Background: Retained placenta is associated with postpartum haemorrhage and can lead to significant maternal morbidity if untreated. The only effective treatment is the surgical procedure of manual removal of placenta, which is costly, requires skilled staff, requires an operative environment and is unpleasant for women. Small studies suggest that glyceryl trinitrate may be an effective medical alternative. Objective: To determine the clinical effectiveness and cost-effectiveness of sublingual glyceryl trinitrate spray compared with placebo in reducing the need for manual removal of placenta in women with retained placenta after vaginal delivery following the failure of current management. Design: A group-sequential randomised double-blind placebo-controlled trial with a cost-effectiveness analysis. Setting: There were 29 obstetric units in the UK involved in the study. Participants: There were 1107 women (glyceryl trinitrate group, n = 543; placebo group, n = 564) randomised between October 2014 and July 2017. Interventions: Glyceryl trinitrate spray was administered to 541 women in the intervention group, and a placebo was administered to 563 women in the control group. Main outcome measures: Four primary outcomes were defined: (1) clinical – the need for manual removal of placenta, (2) safety – measured blood loss, (3) patient sided – satisfaction with treatment and side effects and (4) economic – cost-effectiveness of both treatments using the UK NHS perspective. Secondary clinical outcomes included a > 15% decrease in haemoglobin level, time from randomisation to delivery of placenta in theatre, the need for earlier manual removal of placenta than planned, increase in heart rate or decrease in blood pressure, requirement for blood transfusion, requirement for general anaesthesia, maternal pyrexia, and sustained uterine relaxation requiring additional uterotonics. Results: No difference was observed between the glyceryl trinitrate group and the control group for the placenta remaining undelivered within 15 minutes of study treatment (93.3% vs. 92%; odds ratio 1.01, 95% confidence interval 0.98 to 1.04; p = 0.393). There was no difference in blood loss of > 1000 ml between the glyceryl trinitrate group and the control group (22.2% vs. 15.5%; odds ratio 1.14, 95% confidence interval 0.88 to 1.48; p = 0.314). Palpitations were more common in the glyceryl trinitrate group than in the control group after taking the study drug (9.8% vs. 4.0%; odds ratio 2.60, 95% confidence interval 1.40 to 4.84; p = 0.003). There was no difference in any other measures of patient satisfaction between the groups. There was no difference in costs to the health service between groups (mean difference £55.30, 95% confidence interval –£199.20 to £309.79). Secondary outcomes revealed that a fall in systolic or diastolic blood pressure, or an increase in heart rate, was more common in the glyceryl trinitrate group than in the control group (odds ratio 4.9, 95% confidence interval 3.7 to 6.4; p < 0.001). The need for a blood transfusion was also more common in the glyceryl trinitrate group than in the control group (odds ratio 1.53, 95% confidence interval 1.04 to 2.25; p = 0.033). Conclusions: Glyceryl trinitrate spray did not increase the delivery of retained placenta within 15 minutes of administration when compared with the placebo, and was not cost-effective for medical management of retained placenta. More participants reported palpitations and required a blood transfusion in the glyceryl trinitrate group. Further research into alternative methods of medical management of retained placenta is required.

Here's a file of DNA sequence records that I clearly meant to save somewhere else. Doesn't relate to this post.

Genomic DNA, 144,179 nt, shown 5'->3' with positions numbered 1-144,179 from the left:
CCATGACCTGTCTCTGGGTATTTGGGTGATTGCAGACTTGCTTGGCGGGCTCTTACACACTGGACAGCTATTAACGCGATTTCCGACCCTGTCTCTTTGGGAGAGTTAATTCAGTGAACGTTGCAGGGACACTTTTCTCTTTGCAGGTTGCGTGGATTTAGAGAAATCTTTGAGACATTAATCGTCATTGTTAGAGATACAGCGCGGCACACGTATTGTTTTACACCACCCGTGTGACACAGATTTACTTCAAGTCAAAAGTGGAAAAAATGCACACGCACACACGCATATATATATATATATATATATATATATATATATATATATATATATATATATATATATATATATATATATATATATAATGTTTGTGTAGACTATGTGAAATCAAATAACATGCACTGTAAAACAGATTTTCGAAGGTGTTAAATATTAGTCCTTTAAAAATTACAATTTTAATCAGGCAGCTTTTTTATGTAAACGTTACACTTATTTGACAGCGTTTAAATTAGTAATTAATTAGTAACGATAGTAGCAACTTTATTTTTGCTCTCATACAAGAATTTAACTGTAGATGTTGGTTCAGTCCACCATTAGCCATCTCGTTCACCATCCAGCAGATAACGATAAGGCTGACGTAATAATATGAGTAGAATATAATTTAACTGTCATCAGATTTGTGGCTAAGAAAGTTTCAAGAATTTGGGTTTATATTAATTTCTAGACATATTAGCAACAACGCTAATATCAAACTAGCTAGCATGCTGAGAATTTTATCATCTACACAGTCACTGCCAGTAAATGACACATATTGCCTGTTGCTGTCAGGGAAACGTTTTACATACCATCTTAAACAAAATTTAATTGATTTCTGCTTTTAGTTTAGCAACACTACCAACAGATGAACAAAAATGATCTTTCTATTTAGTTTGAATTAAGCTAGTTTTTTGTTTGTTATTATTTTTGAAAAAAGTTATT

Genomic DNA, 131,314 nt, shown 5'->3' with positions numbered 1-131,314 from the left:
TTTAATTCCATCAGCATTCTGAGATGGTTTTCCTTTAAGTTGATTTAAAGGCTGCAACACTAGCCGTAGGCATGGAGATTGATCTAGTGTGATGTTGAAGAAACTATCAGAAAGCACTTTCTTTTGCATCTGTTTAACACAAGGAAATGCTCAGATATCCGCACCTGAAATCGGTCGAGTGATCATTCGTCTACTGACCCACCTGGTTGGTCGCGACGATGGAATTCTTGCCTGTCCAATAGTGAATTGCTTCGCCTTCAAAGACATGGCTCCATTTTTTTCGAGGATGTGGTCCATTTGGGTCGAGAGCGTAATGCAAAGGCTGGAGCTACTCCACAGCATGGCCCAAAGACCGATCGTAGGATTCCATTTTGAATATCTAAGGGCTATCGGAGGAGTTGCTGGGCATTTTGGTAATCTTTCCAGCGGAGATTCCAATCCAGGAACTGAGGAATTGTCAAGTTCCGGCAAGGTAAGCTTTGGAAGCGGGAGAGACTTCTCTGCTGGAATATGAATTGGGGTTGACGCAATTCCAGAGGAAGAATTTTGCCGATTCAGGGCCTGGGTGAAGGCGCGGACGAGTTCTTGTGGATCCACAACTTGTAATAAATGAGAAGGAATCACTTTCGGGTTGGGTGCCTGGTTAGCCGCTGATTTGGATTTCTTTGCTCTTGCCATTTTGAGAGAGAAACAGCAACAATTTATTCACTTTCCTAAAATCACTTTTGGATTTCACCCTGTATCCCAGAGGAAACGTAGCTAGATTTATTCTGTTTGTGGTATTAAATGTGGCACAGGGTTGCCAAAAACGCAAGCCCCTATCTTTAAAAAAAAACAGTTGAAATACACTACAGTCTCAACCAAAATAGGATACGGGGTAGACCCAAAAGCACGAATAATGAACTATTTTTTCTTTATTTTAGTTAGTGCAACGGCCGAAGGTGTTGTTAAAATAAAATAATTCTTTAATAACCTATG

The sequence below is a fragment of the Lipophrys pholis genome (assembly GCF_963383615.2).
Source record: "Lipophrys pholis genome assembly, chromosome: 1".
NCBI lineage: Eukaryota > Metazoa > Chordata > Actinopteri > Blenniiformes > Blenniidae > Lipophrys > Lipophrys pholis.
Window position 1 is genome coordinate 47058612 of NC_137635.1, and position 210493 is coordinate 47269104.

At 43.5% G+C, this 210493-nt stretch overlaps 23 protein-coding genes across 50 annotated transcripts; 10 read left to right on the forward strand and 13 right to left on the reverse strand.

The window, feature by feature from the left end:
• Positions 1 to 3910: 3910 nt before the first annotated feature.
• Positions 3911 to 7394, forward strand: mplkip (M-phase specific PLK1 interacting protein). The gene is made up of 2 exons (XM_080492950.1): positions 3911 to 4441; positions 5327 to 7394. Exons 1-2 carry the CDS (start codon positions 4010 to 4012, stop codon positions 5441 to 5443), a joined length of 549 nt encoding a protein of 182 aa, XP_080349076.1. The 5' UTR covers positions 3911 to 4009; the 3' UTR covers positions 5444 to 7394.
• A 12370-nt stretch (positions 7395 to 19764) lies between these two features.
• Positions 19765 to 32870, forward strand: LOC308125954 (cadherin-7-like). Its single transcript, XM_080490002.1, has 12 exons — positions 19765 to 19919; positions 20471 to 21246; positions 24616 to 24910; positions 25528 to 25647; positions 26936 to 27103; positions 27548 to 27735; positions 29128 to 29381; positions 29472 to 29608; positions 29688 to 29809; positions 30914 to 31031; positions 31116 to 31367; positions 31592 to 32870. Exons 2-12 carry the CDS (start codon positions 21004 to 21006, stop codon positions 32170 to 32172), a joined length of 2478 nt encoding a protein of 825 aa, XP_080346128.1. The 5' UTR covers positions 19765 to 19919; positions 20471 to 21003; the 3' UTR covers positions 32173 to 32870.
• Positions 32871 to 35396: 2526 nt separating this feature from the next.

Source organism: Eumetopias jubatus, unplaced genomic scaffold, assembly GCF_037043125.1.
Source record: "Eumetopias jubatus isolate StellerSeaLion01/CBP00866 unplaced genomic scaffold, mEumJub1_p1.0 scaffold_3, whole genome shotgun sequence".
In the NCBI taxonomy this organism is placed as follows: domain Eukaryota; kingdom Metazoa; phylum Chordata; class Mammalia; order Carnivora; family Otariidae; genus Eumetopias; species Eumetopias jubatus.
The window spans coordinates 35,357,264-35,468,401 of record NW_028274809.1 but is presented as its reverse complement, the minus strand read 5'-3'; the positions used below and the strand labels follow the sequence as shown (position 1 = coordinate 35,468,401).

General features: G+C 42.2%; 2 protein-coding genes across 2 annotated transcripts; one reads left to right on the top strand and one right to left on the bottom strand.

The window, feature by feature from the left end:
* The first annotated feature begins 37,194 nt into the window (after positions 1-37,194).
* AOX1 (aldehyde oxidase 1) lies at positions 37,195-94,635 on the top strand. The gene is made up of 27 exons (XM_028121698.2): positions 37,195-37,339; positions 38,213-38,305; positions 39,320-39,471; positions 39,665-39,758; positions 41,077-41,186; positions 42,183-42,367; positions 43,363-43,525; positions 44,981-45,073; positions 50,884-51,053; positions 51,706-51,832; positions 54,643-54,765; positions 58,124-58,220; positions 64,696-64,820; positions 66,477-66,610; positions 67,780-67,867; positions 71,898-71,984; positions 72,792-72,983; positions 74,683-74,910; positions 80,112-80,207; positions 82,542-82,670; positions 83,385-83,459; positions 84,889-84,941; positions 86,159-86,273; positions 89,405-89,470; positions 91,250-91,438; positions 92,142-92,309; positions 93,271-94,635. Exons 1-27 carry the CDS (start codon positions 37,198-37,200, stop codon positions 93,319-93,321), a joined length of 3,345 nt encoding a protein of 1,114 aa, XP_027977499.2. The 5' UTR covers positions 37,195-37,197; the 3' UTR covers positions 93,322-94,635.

ASJC Scopus subject areas
- Health Policy